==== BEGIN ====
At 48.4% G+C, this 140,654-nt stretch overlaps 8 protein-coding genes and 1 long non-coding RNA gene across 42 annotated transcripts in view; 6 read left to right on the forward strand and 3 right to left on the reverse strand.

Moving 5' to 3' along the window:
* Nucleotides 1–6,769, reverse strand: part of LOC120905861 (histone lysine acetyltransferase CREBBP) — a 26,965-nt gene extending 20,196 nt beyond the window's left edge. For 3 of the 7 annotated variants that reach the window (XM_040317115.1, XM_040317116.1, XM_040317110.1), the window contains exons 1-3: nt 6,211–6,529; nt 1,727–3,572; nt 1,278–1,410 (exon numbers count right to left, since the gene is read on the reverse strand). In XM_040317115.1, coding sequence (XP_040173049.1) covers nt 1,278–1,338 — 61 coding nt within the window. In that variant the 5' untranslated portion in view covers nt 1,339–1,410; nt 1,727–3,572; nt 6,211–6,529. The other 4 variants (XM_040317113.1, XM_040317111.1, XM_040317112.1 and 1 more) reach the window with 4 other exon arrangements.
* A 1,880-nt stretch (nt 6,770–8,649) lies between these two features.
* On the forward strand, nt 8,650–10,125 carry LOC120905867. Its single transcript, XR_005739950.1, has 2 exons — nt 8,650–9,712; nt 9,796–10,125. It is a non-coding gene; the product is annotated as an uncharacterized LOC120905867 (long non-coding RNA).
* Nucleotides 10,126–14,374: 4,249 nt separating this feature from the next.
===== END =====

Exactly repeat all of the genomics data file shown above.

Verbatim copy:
At 48.4% G+C, this 140,654-nt stretch overlaps 8 protein-coding genes and 1 long non-coding RNA gene across 42 annotated transcripts in view; 6 read left to right on the forward strand and 3 right to left on the reverse strand.

Moving 5' to 3' along the window:
* Nucleotides 1–6,769, reverse strand: part of LOC120905861 (histone lysine acetyltransferase CREBBP) — a 26,965-nt gene extending 20,196 nt beyond the window's left edge. For 3 of the 7 annotated variants that reach the window (XM_040317115.1, XM_040317116.1, XM_040317110.1), the window contains exons 1-3: nt 6,211–6,529; nt 1,727–3,572; nt 1,278–1,410 (exon numbers count right to left, since the gene is read on the reverse strand). In XM_040317115.1, coding sequence (XP_040173049.1) covers nt 1,278–1,338 — 61 coding nt within the window. In that variant the 5' untranslated portion in view covers nt 1,339–1,410; nt 1,727–3,572; nt 6,211–6,529. The other 4 variants (XM_040317113.1, XM_040317111.1, XM_040317112.1 and 1 more) reach the window with 4 other exon arrangements.
* A 1,880-nt stretch (nt 6,770–8,649) lies between these two features.
* On the forward strand, nt 8,650–10,125 carry LOC120905867. Its single transcript, XR_005739950.1, has 2 exons — nt 8,650–9,712; nt 9,796–10,125. It is a non-coding gene; the product is annotated as an uncharacterized LOC120905867 (long non-coding RNA).
* Nucleotides 10,126–14,374: 4,249 nt separating this feature from the next.